Microbe Detection Improvements

Microbe Detection Improvements
Researchers at Lawrence Livermore National Laboratory in Livermore, California have developed a new device for detecting viruses and other microscopic organisms to aid in medical diagnostics, bioterrorism threats, and product safety assessments. Capable of identifying any virus or bacteria keyed into one its probes, the detector can sweep for a wide variety of organisms at once or be configured to focus on possible bioterrorism threats, common medical problems, or any other grouping of microbes.
 
 Scientist Crystal Jaing loads a viral sample onto the LLMDA as colleague James B. Thissen watches. (Source: Jacqueline McBride/Lawrence Livermore National Laboratory)
Scientist Crystal Jaing loads a viral sample onto the LLMDA as colleague James B. Thissen watches. (Source: Jacqueline McBride/Lawrence Livermore National Laboratory)

Called the Lawrence Livermore Microbial Detection Array (LLMDA), the device consists of 388,000 probes fitted into one inch by three inch glass slides. Each probe tests for one particular sequence of DNA. Small groups of probes with related sequences used together can check for specific diseases or other problematic organisms. The LLMDA can test for 2,000 viruses and 900 types of bacteria and can potentially check for the entire range of known viruses and bacteria in the future. The next version of the detector is already under development;it should include 2.1 million probes and be capable of testing for protozoa and fungi as well as viruses and bacteria. In contrast, current detection methods in wide use, such as multiplex polymerase chain reaction (PCR) techniques, generally handle no more than 50 organisms per use.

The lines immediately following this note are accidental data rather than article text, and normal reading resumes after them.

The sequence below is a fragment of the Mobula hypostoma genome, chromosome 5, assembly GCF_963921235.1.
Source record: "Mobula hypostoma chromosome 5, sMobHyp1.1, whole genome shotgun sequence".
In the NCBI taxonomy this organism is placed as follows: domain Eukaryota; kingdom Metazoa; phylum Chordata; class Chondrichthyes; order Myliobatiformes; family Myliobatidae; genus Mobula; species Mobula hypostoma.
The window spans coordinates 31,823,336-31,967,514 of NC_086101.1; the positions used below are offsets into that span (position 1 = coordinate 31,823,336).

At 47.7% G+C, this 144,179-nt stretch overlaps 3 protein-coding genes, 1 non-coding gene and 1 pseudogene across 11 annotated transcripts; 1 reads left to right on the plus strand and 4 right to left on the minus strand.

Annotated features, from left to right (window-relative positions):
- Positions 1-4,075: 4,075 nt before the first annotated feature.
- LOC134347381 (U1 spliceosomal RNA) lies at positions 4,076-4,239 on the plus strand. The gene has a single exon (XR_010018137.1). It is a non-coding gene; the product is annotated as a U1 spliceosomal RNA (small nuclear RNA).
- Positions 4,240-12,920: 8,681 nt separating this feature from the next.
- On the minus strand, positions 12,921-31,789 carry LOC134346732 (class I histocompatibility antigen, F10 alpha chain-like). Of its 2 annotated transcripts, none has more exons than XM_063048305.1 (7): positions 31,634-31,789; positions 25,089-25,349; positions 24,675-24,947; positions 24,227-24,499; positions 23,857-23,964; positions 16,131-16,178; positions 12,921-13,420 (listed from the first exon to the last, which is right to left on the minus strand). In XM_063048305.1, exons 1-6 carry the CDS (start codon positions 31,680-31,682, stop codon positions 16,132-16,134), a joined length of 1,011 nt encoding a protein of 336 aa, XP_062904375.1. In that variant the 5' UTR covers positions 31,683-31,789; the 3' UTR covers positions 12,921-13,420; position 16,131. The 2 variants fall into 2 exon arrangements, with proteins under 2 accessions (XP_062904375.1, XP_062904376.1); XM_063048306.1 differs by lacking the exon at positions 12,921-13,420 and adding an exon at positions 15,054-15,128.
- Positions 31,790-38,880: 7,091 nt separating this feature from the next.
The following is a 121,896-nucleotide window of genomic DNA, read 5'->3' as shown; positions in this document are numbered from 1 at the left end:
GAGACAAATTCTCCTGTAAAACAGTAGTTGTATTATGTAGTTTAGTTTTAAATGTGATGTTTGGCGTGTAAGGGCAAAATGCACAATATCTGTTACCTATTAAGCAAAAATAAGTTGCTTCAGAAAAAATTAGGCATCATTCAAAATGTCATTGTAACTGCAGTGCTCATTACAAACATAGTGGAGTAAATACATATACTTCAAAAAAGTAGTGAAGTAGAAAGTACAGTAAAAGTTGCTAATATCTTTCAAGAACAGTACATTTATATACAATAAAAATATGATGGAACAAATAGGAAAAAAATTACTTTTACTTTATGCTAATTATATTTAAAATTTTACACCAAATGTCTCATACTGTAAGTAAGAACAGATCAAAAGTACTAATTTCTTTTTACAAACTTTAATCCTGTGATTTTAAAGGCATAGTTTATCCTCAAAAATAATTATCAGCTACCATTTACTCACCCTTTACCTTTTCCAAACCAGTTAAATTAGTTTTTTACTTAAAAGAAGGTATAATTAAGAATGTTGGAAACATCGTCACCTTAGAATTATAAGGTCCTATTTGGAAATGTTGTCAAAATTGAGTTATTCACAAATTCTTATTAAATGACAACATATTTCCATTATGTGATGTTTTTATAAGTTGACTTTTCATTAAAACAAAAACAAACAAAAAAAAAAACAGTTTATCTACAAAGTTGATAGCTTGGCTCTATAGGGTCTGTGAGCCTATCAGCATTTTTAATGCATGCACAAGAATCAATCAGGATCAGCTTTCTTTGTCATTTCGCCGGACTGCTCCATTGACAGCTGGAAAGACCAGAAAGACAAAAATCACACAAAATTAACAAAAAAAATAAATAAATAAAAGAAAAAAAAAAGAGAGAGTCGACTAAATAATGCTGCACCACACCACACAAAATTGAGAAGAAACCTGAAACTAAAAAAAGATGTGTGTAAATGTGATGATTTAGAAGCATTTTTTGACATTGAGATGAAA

The LLMDA has already been used to find traces of pig virus in GlaxoSmithKline’s Rotarix vaccine, used to prevent diarrhea in babies. Product safety rules require testing for specific known potential contaminants, but with the LLMDA testing can look for any contaminant present in large enough quantities to be potentially dangerous rather than just checking off that none of the listed contaminants are present.

In addition, the LLMDA is undergoing testing for operational use against bioterrorism threats at the National Biodefense Analysis and Countermeasures Center of the U.S. Department of Homeland Security in Frederick, Maryland. When prices drop sufficiently, versions of the LLMDA could be used for standard medical diagnostic tests, greatly improving detection of disease in the general population.

 A closeup view of the Lawrence Livermore Microbial Detection Array. (Source: Jacqueline McBride/Lawrence Livermore National Laboratory)
A closeup view of the Lawrence Livermore Microbial Detection Array. (Source: Jacqueline McBride/Lawrence Livermore National Laboratory)

TFOT previously reported on other new detection technologies including the use of spectroscopy to detect pesticides on produce, early cancer detection using magnetic nanotechnology, saliva tests capable of detecting type II diabetes in its earliest stages, and a bra designed to detect breast cancer in its early stages.

Read more about the LLMDA and its potential uses in this Lawrence Livermore National Laboratory press release. Read more about the role of the LLMDA device in Rotarix vaccine testing in this LLNL press release.

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About the author

Janice Karin

Janice Karin has a B.A in physics from the University of Chicago and a M.S. in physics from the University of Pennsylvania. In addition to extensive experience as a technical writer focused on development tools, databases, and APIs, Janice has worked as a freelance reporter, editor, and reviewer with contributions to a variety of technology websites. One of her primary focuses has been on PDAs and mobile devices, but she is interested in many other areas of science and technology.

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